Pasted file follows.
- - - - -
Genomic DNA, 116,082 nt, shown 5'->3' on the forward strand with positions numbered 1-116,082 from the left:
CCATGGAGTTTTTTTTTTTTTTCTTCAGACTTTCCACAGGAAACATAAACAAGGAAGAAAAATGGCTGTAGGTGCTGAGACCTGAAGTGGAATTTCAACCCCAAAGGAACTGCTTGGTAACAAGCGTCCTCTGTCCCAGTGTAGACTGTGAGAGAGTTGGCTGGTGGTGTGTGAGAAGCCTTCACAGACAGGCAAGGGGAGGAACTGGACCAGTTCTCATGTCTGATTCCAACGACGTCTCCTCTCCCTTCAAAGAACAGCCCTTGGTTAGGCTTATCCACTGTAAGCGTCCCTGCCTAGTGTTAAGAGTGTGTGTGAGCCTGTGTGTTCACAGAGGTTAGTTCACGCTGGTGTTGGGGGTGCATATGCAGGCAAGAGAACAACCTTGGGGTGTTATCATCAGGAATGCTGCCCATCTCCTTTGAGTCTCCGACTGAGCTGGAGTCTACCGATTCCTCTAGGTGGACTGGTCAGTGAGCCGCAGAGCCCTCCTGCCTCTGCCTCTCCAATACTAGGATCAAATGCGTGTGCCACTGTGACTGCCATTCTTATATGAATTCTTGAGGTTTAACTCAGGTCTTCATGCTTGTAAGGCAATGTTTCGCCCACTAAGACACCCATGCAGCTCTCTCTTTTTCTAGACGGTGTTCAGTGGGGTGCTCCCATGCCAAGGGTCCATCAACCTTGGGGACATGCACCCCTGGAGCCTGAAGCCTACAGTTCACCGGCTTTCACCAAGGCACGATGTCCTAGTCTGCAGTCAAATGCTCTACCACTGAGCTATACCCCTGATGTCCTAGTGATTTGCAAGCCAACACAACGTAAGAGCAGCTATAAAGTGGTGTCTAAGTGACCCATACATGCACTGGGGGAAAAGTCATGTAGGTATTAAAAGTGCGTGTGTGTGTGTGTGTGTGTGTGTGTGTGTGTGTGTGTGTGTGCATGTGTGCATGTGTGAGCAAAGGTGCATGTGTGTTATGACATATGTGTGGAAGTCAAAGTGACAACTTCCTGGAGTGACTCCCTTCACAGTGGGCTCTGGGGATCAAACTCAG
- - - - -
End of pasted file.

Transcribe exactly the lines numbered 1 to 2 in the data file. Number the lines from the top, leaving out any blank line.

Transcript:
Genomic DNA, 116,082 nt, shown 5'->3' on the forward strand with positions numbered 1-116,082 from the left:
CCATGGAGTTTTTTTTTTTTTTCTTCAGACTTTCCACAGGAAACATAAACAAGGAAGAAAAATGGCTGTAGGTGCTGAGACCTGAAGTGGAATTTCAACCCCAAAGGAACTGCTTGGTAACAAGCGTCCTCTGTCCCAGTGTAGACTGTGAGAGAGTTGGCTGGTGGTGTGTGAGAAGCCTTCACAGACAGGCAAGGGGAGGAACTGGACCAGTTCTCATGTCTGATTCCAACGACGTCTCCTCTCCCTTCAAAGAACAGCCCTTGGTTAGGCTTATCCACTGTAAGCGTCCCTGCCTAGTGTTAAGAGTGTGTGTGAGCCTGTGTGTTCACAGAGGTTAGTTCACGCTGGTGTTGGGGGTGCATATGCAGGCAAGAGAACAACCTTGGGGTGTTATCATCAGGAATGCTGCCCATCTCCTTTGAGTCTCCGACTGAGCTGGAGTCTACCGATTCCTCTAGGTGGACTGGTCAGTGAGCCGCAGAGCCCTCCTGCCTCTGCCTCTCCAATACTAGGATCAAATGCGTGTGCCACTGTGACTGCCATTCTTATATGAATTCTTGAGGTTTAACTCAGGTCTTCATGCTTGTAAGGCAATGTTTCGCCCACTAAGACACCCATGCAGCTCTCTCTTTTTCTAGACGGTGTTCAGTGGGGTGCTCCCATGCCAAGGGTCCATCAACCTTGGGGACATGCACCCCTGGAGCCTGAAGCCTACAGTTCACCGGCTTTCACCAAGGCACGATGTCCTAGTCTGCAGTCAAATGCTCTACCACTGAGCTATACCCCTGATGTCCTAGTGATTTGCAAGCCAACACAACGTAAGAGCAGCTATAAAGTGGTGTCTAAGTGACCCATACATGCACTGGGGGAAAAGTCATGTAGGTATTAAAAGTGCGTGTGTGTGTGTGTGTGTGTGTGTGTGTGTGTGTGTGTGTGTGCATGTGTGCATGTGTGAGCAAAGGTGCATGTGTGTTATGACATATGTGTGGAAGTCAAAGTGACAACTTCCTGGAGTGACTCCCTTCACAGTGGGCTCTGGGGATCAAACTCAG